Great story illustrating the importance of subject matter expertise, quality data analysis, unbiased reporting, data validity … the errors mentioned seem laughable to me but I guess it comes down to how deep the knowledge base of those performing the analysis using classification standards such as NAICS, NOC, SIC, etc.
Workforce experts are saying that by 2020 four of every ten workers will be a member of the “contingent workforce” – that is, freelancers, contractors, or temporary employees. How directly this trend impacts the LIS profession will probably in large degree depend on where you work and the type of work you do.
But in the meantime, what if you’d actually like to accelerate this trend and perhaps have an LIS career with a bit more flexibility right now?
Whether you’re a student soon to graduate and getting ready to hit the job market, an employed professional seeking to make a job change, or a now-unemployed practitioner trying to identify or create new opportunities, LIS job hunting can be an adventure (feel free to substitute your preferred adjective here). READ: Infonista | Researching LIS Job Opportunities and Career Paths
IPads, maker spaces, 3-D printers, and coding skills top the tech wish lists for 1,259 school librarians across the country, according to School Library Journal’s (SLJ) 2015 Technology Survey. Educators are hungry to bring their students even more—whether that’s robotics classes or Arduino kits.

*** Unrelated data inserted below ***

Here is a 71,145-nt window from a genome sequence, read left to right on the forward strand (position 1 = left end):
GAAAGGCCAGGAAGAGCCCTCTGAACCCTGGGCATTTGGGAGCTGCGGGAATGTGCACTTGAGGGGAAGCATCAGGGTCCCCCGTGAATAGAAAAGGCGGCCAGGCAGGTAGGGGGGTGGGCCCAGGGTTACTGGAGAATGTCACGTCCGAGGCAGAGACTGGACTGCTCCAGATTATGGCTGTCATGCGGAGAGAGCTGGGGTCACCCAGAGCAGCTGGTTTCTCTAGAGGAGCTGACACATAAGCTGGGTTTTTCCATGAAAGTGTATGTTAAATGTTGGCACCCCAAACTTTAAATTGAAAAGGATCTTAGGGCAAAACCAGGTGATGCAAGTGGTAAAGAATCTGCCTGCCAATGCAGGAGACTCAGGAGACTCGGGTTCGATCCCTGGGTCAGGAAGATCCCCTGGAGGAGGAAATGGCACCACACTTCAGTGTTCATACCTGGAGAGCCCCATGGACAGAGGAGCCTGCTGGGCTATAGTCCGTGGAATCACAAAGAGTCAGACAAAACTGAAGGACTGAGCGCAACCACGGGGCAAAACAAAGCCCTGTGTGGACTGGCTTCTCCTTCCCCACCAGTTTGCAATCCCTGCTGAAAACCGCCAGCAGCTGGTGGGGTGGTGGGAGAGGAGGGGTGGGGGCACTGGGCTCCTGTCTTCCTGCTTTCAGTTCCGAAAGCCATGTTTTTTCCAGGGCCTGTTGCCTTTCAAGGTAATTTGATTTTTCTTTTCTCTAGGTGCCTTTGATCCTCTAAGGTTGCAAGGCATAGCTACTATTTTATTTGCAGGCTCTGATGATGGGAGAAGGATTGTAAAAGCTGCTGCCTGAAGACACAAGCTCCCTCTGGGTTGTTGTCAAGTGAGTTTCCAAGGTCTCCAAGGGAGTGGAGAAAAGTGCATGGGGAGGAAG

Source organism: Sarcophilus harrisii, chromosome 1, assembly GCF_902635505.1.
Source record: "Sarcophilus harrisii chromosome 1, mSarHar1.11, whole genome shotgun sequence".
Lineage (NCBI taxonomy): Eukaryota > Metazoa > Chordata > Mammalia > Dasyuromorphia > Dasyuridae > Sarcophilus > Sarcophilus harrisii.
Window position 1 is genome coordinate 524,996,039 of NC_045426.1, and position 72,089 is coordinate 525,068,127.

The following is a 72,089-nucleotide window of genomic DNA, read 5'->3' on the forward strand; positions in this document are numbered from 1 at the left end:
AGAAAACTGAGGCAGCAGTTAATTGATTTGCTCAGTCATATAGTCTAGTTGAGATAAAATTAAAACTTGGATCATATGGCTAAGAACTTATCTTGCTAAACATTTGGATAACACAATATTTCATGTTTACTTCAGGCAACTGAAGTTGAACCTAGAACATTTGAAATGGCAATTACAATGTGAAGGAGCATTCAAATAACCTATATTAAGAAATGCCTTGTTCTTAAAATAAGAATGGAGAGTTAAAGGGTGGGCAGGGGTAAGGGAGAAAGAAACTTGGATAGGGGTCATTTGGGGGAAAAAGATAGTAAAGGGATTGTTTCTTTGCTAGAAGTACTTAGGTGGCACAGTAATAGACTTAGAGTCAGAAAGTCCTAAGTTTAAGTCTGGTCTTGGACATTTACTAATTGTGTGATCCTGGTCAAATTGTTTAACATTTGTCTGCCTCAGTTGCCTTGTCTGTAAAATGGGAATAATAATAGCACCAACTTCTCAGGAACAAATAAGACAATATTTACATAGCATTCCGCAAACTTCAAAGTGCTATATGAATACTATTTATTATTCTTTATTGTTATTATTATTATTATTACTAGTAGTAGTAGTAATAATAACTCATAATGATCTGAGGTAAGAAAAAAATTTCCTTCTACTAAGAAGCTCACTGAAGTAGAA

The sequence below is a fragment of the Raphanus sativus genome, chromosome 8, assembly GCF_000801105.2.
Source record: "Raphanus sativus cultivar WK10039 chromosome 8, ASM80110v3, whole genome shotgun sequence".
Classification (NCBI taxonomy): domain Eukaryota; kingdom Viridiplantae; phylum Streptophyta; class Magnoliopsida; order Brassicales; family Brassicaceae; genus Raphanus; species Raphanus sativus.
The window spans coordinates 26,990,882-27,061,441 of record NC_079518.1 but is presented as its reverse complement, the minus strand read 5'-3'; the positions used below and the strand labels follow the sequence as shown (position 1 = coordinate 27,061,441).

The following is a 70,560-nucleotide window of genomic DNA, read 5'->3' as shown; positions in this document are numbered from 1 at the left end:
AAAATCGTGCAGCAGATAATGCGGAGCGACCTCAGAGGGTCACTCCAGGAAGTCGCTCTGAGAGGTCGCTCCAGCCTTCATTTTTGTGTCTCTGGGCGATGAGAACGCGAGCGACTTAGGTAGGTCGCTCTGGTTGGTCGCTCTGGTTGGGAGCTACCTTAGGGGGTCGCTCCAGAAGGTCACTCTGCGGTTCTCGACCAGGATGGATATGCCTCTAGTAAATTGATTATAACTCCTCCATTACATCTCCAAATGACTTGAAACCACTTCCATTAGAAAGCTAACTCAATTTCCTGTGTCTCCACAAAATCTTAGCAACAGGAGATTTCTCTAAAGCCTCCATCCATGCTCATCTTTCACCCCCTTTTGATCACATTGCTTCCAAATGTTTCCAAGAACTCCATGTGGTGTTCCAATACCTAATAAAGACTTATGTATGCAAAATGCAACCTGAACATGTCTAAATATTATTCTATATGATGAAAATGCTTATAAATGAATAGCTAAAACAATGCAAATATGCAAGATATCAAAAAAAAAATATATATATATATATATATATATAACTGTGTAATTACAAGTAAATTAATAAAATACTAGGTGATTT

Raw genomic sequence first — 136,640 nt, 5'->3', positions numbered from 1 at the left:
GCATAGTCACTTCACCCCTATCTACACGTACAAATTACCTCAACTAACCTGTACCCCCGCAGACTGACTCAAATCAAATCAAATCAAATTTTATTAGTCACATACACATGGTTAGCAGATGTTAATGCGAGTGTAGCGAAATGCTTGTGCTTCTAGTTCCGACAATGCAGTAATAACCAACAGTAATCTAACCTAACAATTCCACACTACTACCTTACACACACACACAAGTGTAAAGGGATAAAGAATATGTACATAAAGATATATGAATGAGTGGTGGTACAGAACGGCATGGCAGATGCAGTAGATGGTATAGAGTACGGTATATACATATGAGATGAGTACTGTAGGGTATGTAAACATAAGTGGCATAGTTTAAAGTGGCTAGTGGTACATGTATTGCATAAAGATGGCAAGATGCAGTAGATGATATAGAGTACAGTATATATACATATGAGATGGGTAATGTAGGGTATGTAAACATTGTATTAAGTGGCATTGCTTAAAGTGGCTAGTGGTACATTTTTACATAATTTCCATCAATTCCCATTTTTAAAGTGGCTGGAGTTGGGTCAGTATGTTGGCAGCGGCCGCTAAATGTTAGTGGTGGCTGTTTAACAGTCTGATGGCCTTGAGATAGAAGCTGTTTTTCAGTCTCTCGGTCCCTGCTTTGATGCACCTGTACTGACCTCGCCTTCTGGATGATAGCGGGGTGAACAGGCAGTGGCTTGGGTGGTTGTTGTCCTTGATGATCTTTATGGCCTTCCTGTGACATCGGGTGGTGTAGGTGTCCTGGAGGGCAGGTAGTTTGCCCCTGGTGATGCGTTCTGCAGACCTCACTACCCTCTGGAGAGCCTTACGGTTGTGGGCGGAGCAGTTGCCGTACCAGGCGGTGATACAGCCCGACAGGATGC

“New computers, tablets, video equipment, all digital tools, instruction on usage, [and] enough bandwidth” count among the must-haves for Andrea Oshima, a school librarian at Aviara Oaks Elementary School in Carlsbad, CA. Currently, 64 percent of school librarians consider themselves tech leaders in their schools—and 28 percent feel that their tech skills afford them increased job security. READ MORE: School Librarians Want More Tech—and Bandwidth | SLJ 2015 Tech Survey | School Library Journal.
Of interest to librarians and information services professionals note major job category “Education, training, and library.” See Bureau of Labor Statistics website for interactive charts and chart data.
Hello fellow hackers! I’m excited to join the Hack Library School team. For my first post, I thought I’d tackle the subject of online MLIS programs, even though this has been discussed on Hack Library School in the past.
You see, recently on Hiring Librarians some hiring managers have criticized online LIS education, stating that they are wary of hiring graduates who have obtained a MLIS degree online. This even prompted a survey on biases against online library school. Library Journal noticed this and followed up with a discussion of the widespread trend of online programs, concluding that, while becoming more common, they still have a way to go before being accepted by the entire library community. Oh no! Does this mean online LIS students won’t be hired after they graduate? Are we doomed? I don’t think so. It’s clear there are still major misconceptions and confusion about how LIS programs work. Of course, each school is different, but online MLIS degrees are every bit as valid as degrees earned in person.